Get local news delivered straight to your phone

“Atomic Time: Pure Science and Seduction”

At the Corcoran Gallery of Art to Jan. 26

“Jim Sanborn:

Penetrating Radiation”

At Numark Gallery to Dec. 20

I blame Robert Oppenheimer. Not so much for heading up the Manhattan Project, which designed the atomic bombs that killed a couple of hundred thousand Japanese and ended World War II. And not so much for quashing the Los Alamos distribution of a petition, already circulated around Oak Ridge, calling for an end to the project’s experiments after the German surrender. No, I blame him for the portentous quotation that ushered us into the age of nuclear science’s metaphysical mystification.

You may recall that when the first A-bomb was detonated down at the Trinity Test Site near Alamogordo, N.M., on July 16, 1945, Oppenheimer had a remark at the ready. By legend a man who was fluent in two languages—English and profanity—Oppenheimer stepped outside his proficiency and, using a questionable, grandiose translation of a passage from the Bhagavad-Gita, mused as he saw the mushroom cloud: “Now I am become death, the destroyer of worlds.”

And now, nearly six decades after Grand Moff Tarkin obliterated Alderaan—what? oh, sorry—local artist Jim Sanborn gives us “Atomic Time: Pure Science and Seduction,” an extended mood piece that fails as art, doesn’t really even try to be science or science pedagogy, and succeeds only as a monument to Sanborn’s own formidable obsession and as woozy, tendentious theater. In attempting to summon the gravitas of Oppenheimer’s historic moment, Sanborn draws on the alluring dread of his quote but chucks the intellectual rigor that otherwise defined the scientist. The heart of Sanborn’s Corcoran Gallery of Art show is Critical Assembly (1998-2003), a crepuscularly lit sequence of his conceptions of the bomb assemblies and tabletop criticality experiments that were composed or conducted at Los Alamos.

We can't make City Paper without you

$
$
$

Your contribution is appreciated.

Sanborn has placed racks of vintage equipment, much of it acquired from retirees and enthusiasts who snapped it up at sales when it became obsolete, around fake fissile materials and custom-machined but inexact simulations of bomb cores—the originals, for obvious reasons, not having been made available to the public. Assembled into a muddled presentation that inadequately distinguishes the specific historical context and scientific aims of each setup and ignores the geopolitical forces that shaped the era, these installations are to be marveled at, not understood. An equipment tower against the far wall glows and whooshes as Geiger counters, harmlessly rigged into action around the room, cry wolf. The effect is supposed to be pure menace, but sounds instead like a Pole record before the beats are put in. In a particularly infelicitous touch, snarelike coils of heavy electrical cords—not live, of course—are snaked around the floor and screwed in place; you’re told not to tread on them, as though they were dozing cobras. This bit of theme-parkery serves mainly to make it a little more difficult to look around “Atomic Time.” You enter and exit the dim chamber via a passage lined with spectral images produced by the radiation from chunks of uranium ore Sanborn collected, pictures that owe their implicative air to early-20th-century spirit photography and Globe shots of the Virgin Mary in a sticky bun.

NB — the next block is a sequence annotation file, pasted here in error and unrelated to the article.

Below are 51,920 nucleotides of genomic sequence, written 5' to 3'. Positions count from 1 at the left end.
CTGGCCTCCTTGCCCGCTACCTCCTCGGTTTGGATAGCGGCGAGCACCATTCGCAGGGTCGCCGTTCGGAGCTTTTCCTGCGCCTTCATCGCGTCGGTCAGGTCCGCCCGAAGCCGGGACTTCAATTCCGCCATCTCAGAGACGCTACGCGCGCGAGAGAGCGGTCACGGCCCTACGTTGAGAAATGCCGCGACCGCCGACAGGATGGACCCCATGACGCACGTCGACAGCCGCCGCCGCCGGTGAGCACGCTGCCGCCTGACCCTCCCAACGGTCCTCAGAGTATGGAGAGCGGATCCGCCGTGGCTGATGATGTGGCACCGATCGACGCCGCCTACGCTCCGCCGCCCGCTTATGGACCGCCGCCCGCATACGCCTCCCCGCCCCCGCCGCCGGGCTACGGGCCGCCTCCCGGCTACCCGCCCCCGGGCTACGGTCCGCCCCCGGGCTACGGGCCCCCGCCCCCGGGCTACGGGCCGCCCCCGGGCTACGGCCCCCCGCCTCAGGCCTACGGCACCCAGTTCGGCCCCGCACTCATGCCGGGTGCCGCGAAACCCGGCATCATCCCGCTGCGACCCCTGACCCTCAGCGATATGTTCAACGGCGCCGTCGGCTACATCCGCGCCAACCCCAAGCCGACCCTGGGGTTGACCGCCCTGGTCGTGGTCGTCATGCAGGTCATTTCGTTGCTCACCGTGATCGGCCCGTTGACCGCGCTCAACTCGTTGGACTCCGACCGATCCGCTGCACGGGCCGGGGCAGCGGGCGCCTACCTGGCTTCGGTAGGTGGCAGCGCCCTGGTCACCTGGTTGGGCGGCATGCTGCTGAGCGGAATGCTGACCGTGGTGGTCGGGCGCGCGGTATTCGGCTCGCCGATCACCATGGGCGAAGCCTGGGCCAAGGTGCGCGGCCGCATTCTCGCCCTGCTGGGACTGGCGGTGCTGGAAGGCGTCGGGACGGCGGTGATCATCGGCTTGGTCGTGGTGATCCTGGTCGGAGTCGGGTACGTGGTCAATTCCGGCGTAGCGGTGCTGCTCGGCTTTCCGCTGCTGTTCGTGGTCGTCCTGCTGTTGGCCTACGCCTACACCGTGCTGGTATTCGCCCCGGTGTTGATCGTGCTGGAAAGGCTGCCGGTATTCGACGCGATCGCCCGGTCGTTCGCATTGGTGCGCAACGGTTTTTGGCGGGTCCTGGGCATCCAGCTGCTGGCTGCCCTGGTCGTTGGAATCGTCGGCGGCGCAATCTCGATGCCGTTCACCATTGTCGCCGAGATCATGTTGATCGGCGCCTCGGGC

Full disclosure time: Back in the mid-’80s, I was a Los Alamos “collaborator.” (Nothing sinister about the term, folks—it’s like a cross between “independent contractor” and “underpaid student laborer,” and I didn’t have a security clearance.) I was a theory guy, but I hung around the lab long enough at Wake Forest that I get a little misty whenever I see a ‘scope with the old Tektronix logo on it. And I’m in no hurry to fault war-era scientists for our subsequent policy failures in managing the nuclear threat. So I’m probably not the audience Sanborn had in mind. But I had a good time just the same, checking out the multivoltage dry cells, the test leads and slide rules, the power lights and chickenhead knobs. The old Variac in Assembly for a Los Alamos Prototype really took me back. And the Rubicon Instruments potentiometer in Device for Measuring the Electromagnetic Flux of a Blast Wave was a pretty sly joke.

The time I spent as a grad student teaching “experimental” physics labs (more accurately, teaching students to replicate the experiments of yore) and prowling the halls at night during coffee breaks leads me to see the glowing screens of Sanborn’s oscilloscopes as something other than Satan’s TV sets, to view his gloomily lit tabletop setups as more than altars dedicated to some dark and mystical rite. But a whiff of the demonic is exactly what “Atomic Time”‘s heavy-handed visual rhetoric is trying to evoke. Sanborn is endeavoring to transmute ignorance into awe, bypassing any sort of enlightened engagement with the object of veneration. And that, of course, is the stuff of religion. The artist, acting as priestly intercessor, is looking to put the fear of God—or, in this case, Atom—into his viewers by marching them through the Stations of the Bomb, each pool of light in the exhibition marking one chapel in a cathedral dedicated to a fundamental power that exceeds the viewer’s understanding. It’s a tacit critique of the marriage of science and politics, a critique whose effectiveness hinges on your faith in art’s good intentions.